Of the gang of firebugs that terrorized New York during so many years seventeen have been convicted within eighteen months and sentenced to terms of imprisonment. The last to be convicted is Isaac Zuker, the ringleader of the band, whose sentence (provided it is sustained after the inevitable appeal) is for thirty-six years and six months. While the highest number of fires set by any one of the other incendiaries was fifteen, fully fifty can be laid to the door of Zuker himself in Newark, N. J., Philadelphia, Brooklyn, and this city, which he finally made his headquarters and wherein he sought out the meanest and the most poverty-stricken of his race to be his tools—men who for $25 would sell what does duty for their souls. Zuker and his head men worked separately in circles.


At the head of one was Max Grauer. with Louis Rothman as his “ mechanic;” a second was captained by Adolph Hirschkopf, with Glueckman and Manheim as his ‘mechanics;” while Samuel Milch was head centre of the third.using whomsoever he would to do the mechanical work of the business. These men made large incomes by their operations, since they not only acted as adjusters for the underwriters,but also reaped a large profit from the fires themselves. The annual income of Hirschkopf, ostensibly a barber, the most daring and reckless of the tribe, was at one time $to,ooo—all from incendiarism; that of Milch, the most cautious, $12,000; of Grauer, the most diplomatic, $12,000. What were Zuker’s gains is not known. From one fire in Brooklyn on Myrtle alley he netted $3,000. This, however, is certain that from being a penniless Jewish immigrant in 1878, he advanced through the pushcart stage and that of incendiary fires to being able to own a rickety house in Division street, this city, and is known to be worth $100,000—besides other moneys in other names. In Division street he collected a lot of damaged goods, which he transferred to 140 Mulberry street, Newark, N. J., and there had them insured, netting $2,100 out of the consequent fire, to which was added in a few days $2,500 for the loss sustained by the partial burning of his Division street house by a midnight fire, set by Schoenholz, with full knowledge on the part of each that the whole block might go and great loss of life might be the result. In both cases the insurance companies raised difficulties; but in each a compromise was effected.

This sort of thing had being going on on the East Side from 1885 to 1892, and then suspicion began to fall upon Zuker. Still the fires were set, and the suspicion was turned into certainty through information afforded by Shire Rosenbaum,a “mechanic,” whose death, he discovered, Hirschkopf, acting for Zuker, tried to bring about at a fire in Lynn, Mass. His information caused the arrest of Grauer, Rothman, and Sarah Silbermeister, the first in the series brought to trial and convicted. A panic ensued; Milch fled, but was afterwards accepted as State’s evidence, and is now awaiting trial. Through him evidence was secured against Frieldland,Gordon, and Krone.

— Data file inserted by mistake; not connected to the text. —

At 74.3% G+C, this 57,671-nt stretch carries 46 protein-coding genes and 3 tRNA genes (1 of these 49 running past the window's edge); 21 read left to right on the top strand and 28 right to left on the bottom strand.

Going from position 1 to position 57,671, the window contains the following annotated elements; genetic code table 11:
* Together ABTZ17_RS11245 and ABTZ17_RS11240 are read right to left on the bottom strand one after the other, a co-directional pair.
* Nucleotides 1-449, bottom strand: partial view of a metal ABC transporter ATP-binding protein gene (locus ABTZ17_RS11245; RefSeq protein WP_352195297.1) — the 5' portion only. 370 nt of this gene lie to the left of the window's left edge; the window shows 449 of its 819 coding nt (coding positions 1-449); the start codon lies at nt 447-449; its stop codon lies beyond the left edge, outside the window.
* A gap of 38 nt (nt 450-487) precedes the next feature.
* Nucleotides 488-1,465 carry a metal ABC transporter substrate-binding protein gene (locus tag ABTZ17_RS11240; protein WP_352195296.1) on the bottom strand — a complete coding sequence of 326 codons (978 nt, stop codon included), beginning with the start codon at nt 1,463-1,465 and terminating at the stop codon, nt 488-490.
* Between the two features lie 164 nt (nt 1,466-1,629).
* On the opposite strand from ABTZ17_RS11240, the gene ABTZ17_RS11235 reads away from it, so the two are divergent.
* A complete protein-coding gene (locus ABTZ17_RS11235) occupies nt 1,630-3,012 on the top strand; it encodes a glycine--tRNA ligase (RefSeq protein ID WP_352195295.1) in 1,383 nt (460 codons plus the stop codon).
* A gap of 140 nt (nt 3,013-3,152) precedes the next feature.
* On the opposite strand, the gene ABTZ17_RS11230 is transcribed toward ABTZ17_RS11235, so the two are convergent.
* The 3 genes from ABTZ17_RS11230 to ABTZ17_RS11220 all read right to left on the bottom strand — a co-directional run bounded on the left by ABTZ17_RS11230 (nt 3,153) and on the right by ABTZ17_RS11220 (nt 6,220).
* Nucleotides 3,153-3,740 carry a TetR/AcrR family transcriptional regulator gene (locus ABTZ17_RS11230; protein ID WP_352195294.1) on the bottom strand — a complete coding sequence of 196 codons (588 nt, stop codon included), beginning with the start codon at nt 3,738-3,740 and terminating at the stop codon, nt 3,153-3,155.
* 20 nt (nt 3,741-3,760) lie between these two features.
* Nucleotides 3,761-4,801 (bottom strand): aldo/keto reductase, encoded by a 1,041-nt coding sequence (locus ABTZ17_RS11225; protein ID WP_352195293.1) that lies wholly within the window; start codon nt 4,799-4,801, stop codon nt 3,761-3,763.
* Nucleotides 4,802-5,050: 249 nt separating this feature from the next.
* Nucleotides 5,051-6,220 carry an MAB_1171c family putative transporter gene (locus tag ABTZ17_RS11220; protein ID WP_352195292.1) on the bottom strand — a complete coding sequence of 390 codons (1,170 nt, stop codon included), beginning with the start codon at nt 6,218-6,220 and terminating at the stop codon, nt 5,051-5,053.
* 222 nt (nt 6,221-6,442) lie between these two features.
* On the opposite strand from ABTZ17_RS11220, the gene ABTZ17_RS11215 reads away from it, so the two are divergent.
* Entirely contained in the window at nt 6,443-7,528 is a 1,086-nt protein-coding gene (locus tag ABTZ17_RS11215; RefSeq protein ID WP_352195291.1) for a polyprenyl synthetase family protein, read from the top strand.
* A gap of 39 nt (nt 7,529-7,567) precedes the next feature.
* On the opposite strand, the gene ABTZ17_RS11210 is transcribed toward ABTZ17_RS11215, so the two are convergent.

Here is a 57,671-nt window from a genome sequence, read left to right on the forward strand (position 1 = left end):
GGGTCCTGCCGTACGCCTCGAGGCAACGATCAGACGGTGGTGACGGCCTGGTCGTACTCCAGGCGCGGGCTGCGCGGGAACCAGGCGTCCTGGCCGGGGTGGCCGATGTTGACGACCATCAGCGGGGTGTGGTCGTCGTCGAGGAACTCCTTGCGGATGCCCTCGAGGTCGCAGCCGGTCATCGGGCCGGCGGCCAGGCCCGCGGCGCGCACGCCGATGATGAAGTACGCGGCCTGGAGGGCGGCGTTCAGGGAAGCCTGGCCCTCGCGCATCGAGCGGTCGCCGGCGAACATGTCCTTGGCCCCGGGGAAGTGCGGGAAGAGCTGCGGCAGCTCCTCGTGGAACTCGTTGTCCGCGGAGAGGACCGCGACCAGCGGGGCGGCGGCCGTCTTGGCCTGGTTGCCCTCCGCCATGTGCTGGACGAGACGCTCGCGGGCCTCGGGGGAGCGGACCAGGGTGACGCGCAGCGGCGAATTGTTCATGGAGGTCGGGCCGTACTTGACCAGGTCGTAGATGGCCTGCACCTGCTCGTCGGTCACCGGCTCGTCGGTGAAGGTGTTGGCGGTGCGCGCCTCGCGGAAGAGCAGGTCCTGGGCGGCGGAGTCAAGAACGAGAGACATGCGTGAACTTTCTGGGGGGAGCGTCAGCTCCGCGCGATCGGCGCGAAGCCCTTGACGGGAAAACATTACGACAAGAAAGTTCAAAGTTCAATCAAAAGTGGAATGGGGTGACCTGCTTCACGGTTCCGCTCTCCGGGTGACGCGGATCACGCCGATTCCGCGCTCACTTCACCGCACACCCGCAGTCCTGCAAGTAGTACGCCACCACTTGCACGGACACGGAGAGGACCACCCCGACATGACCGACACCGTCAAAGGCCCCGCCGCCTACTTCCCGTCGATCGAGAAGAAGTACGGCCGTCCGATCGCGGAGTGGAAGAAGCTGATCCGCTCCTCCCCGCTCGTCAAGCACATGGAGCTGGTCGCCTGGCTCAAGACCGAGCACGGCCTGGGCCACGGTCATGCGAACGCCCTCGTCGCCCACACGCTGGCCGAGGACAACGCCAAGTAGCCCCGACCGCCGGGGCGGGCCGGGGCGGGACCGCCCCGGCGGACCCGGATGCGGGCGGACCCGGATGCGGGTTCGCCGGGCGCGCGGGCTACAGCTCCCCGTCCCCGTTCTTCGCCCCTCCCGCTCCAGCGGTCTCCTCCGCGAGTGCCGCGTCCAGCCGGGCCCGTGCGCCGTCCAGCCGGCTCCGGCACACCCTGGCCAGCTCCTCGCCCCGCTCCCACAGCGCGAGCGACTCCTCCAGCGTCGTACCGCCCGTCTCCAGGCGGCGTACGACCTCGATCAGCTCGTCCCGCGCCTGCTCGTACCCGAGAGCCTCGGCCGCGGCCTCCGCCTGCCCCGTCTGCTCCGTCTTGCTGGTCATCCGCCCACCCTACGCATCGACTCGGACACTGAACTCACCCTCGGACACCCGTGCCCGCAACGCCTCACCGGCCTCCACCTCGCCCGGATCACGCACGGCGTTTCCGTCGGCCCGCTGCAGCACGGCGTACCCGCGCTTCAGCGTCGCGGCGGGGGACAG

To incriminate Zuker, however, there was need of Schoenholz, the Fourth street incendiary, who had escaped to Germany. He was,however, lured back by a detective and a confederate firebug—nominally for an arson job at St.Louis, Mo. He was confronted with evidence as to the Fourth street fire and acknowledged its truth, promising besides, but failing to keep his promise to tell all he knew o’ the firebugs’ doings. Zuker, however, was arrested, and on his part implicated Schoenholz in the Norfolk street fire where a life was lost. As the latter was refused release if he told everything about his comrades, he would not tell anything and was sent to Sing Sing for his forty-eight years’ sentence. After a few months,however,he changed his mind,and his testimony convicted Zuker.

Though there still remain other firebugs to be tried, and though others are under police surveillance for fire on the West Side,still the chief gang is thoroughly broken up. Meanwhile,however, Zuker has made a fortune out of the business, which has extended over eighteen years; has cost human life; destroyed at least one million dollars’ worth of property—some 300 or more houses and stores having been set fire to by his means. Among these were in this city fires at 424 West Fiftythird street; 25 Pitt street; 424 Grand street; 438 Broadway; 521 East Twelfth street; 178 Canal street; 185 Avenue C; and fires in Suffolk street and at One Hundred and Sixty-first street and Jerome avenue. For these seventeen persons, among them three women, have been convicted and sent to prison. In Zuker’s personal list figure the fires at 924 and 806 South street, Philadelphia, 140 Mulberry street, Newark, N. J., and 264 Division street, this city—his last job

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